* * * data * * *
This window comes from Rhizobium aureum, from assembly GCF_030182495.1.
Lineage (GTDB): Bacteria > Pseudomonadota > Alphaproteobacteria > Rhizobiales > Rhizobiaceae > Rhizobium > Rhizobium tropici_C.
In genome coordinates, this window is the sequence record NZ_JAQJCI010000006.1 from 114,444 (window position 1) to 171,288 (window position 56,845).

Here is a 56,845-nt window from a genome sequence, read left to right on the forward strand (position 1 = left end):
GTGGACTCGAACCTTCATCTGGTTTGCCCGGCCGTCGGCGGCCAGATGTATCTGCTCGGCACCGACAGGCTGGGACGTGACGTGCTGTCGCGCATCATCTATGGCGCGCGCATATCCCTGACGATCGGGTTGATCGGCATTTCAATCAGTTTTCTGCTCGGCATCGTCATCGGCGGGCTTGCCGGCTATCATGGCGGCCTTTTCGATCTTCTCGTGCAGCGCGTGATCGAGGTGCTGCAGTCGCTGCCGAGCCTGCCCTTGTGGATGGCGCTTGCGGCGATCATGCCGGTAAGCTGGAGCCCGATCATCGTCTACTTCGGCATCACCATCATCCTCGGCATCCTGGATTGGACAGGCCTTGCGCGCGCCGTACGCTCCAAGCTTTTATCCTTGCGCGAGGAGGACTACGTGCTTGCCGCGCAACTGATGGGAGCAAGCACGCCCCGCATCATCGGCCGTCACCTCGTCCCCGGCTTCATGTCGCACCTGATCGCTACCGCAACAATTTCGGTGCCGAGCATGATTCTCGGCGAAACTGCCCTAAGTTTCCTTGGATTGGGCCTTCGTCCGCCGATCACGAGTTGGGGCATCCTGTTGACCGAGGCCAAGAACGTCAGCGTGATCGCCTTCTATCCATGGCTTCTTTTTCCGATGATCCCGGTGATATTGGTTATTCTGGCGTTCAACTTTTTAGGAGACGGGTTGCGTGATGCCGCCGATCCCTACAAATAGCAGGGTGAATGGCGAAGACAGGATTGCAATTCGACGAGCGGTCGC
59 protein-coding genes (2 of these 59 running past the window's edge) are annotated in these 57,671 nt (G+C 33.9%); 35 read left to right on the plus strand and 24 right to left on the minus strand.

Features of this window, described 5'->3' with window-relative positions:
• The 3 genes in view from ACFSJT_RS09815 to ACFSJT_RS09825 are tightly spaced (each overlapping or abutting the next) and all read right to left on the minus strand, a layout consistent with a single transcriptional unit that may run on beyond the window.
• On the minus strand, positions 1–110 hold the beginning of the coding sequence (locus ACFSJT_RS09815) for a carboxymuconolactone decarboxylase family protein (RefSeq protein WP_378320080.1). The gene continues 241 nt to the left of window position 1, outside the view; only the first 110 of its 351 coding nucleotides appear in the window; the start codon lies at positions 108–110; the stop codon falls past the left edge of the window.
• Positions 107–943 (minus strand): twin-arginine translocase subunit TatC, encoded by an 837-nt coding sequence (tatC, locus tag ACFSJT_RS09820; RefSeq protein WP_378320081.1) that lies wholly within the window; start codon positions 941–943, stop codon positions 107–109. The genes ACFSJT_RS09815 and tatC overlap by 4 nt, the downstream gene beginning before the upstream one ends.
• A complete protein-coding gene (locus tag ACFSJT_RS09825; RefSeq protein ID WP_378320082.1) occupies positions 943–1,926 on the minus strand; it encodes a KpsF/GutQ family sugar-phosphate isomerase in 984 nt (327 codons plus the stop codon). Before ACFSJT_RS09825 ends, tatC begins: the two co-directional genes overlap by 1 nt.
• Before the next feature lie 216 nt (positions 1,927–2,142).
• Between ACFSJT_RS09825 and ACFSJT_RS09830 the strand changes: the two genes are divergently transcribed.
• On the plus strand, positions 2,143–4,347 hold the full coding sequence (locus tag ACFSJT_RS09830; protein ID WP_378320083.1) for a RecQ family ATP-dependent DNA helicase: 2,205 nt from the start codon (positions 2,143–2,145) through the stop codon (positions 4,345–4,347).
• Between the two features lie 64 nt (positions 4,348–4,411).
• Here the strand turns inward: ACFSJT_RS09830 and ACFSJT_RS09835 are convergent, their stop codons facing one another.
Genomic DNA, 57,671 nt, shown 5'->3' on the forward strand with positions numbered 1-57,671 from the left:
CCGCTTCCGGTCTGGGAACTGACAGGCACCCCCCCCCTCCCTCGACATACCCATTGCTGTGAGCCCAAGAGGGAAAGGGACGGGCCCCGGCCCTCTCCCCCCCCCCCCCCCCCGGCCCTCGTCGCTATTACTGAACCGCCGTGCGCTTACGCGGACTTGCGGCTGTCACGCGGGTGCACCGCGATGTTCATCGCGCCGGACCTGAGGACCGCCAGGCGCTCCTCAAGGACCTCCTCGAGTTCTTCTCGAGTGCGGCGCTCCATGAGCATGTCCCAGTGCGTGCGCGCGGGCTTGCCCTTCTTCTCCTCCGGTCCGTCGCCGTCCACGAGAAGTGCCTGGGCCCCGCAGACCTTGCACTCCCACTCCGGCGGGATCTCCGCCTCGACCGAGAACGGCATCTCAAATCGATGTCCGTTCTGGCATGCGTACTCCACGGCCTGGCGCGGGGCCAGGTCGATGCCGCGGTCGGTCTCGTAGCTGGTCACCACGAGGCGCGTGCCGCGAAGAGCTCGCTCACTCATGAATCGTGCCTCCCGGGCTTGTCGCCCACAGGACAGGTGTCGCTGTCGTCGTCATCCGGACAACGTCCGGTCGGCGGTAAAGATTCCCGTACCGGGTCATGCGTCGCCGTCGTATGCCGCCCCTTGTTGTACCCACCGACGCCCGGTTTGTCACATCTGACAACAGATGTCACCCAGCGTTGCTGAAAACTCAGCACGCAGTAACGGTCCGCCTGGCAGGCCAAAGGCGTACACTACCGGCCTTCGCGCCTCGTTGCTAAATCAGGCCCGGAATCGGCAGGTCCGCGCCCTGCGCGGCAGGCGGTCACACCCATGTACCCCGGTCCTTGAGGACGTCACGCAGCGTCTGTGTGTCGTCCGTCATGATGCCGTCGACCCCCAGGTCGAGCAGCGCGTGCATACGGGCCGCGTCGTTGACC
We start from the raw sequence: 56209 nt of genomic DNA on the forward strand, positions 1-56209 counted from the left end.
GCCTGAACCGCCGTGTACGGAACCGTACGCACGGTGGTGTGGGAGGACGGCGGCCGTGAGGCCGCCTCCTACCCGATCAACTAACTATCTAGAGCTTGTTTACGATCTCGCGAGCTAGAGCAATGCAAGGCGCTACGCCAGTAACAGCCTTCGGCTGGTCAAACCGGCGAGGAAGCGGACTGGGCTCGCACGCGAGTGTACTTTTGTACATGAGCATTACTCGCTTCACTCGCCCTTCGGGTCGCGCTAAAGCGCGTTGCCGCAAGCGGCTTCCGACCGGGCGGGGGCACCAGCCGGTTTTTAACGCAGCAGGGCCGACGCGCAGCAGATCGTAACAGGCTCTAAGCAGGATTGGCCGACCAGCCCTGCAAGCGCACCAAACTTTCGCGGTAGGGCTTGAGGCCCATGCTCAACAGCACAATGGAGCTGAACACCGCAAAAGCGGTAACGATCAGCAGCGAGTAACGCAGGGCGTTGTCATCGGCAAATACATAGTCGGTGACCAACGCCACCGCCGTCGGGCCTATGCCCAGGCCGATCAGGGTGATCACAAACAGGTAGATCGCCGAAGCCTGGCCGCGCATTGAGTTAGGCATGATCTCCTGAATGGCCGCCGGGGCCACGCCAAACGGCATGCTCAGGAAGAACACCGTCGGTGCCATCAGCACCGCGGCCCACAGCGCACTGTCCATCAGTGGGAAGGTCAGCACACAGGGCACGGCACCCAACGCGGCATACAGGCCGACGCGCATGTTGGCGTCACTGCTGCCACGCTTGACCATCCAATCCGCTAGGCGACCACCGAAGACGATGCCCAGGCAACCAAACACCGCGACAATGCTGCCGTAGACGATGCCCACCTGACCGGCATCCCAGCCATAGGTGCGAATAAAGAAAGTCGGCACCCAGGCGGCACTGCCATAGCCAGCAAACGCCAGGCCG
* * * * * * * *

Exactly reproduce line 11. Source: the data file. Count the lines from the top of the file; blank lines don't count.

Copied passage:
• A complete protein-coding gene (locus tag ACFSJT_RS09825; RefSeq protein ID WP_378320082.1) occupies positions 943–1,926 on the minus strand; it encodes a KpsF/GutQ family sugar-phosphate isomerase in 984 nt (327 codons plus the stop codon). Before ACFSJT_RS09825 ends, tatC begins: the two co-directional genes overlap by 1 nt.